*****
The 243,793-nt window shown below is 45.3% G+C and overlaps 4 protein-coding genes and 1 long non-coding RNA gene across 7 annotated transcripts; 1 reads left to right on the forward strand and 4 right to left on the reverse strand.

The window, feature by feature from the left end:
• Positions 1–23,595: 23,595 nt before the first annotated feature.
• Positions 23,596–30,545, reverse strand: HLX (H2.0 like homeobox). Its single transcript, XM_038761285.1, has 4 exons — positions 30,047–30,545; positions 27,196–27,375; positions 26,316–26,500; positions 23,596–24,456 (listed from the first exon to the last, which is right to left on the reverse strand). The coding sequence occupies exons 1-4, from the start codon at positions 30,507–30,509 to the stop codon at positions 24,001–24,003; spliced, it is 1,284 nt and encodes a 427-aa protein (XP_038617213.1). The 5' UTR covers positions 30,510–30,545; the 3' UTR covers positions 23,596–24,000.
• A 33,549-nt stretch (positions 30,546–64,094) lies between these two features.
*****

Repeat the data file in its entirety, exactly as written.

The 243,793-nt window shown below is 45.3% G+C and overlaps 4 protein-coding genes and 1 long non-coding RNA gene across 7 annotated transcripts; 1 reads left to right on the forward strand and 4 right to left on the reverse strand.

The window, feature by feature from the left end:
• Positions 1–23,595: 23,595 nt before the first annotated feature.
• Positions 23,596–30,545, reverse strand: HLX (H2.0 like homeobox). Its single transcript, XM_038761285.1, has 4 exons — positions 30,047–30,545; positions 27,196–27,375; positions 26,316–26,500; positions 23,596–24,456 (listed from the first exon to the last, which is right to left on the reverse strand). The coding sequence occupies exons 1-4, from the start codon at positions 30,507–30,509 to the stop codon at positions 24,001–24,003; spliced, it is 1,284 nt and encodes a 427-aa protein (XP_038617213.1). The 5' UTR covers positions 30,510–30,545; the 3' UTR covers positions 23,596–24,000.
• A 33,549-nt stretch (positions 30,546–64,094) lies between these two features.